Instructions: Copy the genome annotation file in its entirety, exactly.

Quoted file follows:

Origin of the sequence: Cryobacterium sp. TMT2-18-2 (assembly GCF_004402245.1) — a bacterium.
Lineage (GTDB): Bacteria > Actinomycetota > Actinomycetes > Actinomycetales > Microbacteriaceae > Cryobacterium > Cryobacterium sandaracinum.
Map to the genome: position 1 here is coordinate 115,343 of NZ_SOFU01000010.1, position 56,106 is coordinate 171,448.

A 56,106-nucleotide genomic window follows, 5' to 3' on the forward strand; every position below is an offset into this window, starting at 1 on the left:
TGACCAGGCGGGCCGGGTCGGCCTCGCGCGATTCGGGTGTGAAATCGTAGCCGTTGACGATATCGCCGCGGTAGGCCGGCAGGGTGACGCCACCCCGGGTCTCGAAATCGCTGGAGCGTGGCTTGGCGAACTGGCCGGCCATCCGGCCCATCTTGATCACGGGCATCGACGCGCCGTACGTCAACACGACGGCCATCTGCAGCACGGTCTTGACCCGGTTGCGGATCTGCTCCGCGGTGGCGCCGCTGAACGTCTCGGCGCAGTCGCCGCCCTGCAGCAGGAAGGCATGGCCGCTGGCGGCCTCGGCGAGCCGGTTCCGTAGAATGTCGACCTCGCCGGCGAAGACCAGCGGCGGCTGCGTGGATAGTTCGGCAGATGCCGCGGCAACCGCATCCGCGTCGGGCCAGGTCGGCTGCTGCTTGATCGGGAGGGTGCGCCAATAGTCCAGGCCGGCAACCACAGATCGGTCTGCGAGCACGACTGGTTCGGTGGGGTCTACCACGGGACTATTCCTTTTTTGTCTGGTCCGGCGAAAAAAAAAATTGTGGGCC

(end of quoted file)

Origin of the sequence: Cryobacterium sp. TMT2-18-2 (assembly GCF_004402245.1) — a bacterium.
Lineage (GTDB): Bacteria > Actinomycetota > Actinomycetes > Actinomycetales > Microbacteriaceae > Cryobacterium > Cryobacterium sandaracinum.
Map to the genome: position 1 here is coordinate 115,343 of NZ_SOFU01000010.1, position 56,106 is coordinate 171,448.

A 56,106-nucleotide genomic window follows, 5' to 3' on the forward strand; every position below is an offset into this window, starting at 1 on the left:
TGACCAGGCGGGCCGGGTCGGCCTCGCGCGATTCGGGTGTGAAATCGTAGCCGTTGACGATATCGCCGCGGTAGGCCGGCAGGGTGACGCCACCCCGGGTCTCGAAATCGCTGGAGCGTGGCTTGGCGAACTGGCCGGCCATCCGGCCCATCTTGATCACGGGCATCGACGCGCCGTACGTCAACACGACGGCCATCTGCAGCACGGTCTTGACCCGGTTGCGGATCTGCTCCGCGGTGGCGCCGCTGAACGTCTCGGCGCAGTCGCCGCCCTGCAGCAGGAAGGCATGGCCGCTGGCGGCCTCGGCGAGCCGGTTCCGTAGAATGTCGACCTCGCCGGCGAAGACCAGCGGCGGCTGCGTGGATAGTTCGGCAGATGCCGCGGCAACCGCATCCGCGTCGGGCCAGGTCGGCTGCTGCTTGATCGGGAGGGTGCGCCAATAGTCCAGGCCGGCAACCACAGATCGGTCTGCGAGCACGACTGGTTCGGTGGGGTCTACCACGGGACTATTCCTTTTTTGTCTGGTCCGGCGAAAAAAAAAATTGTGGGCC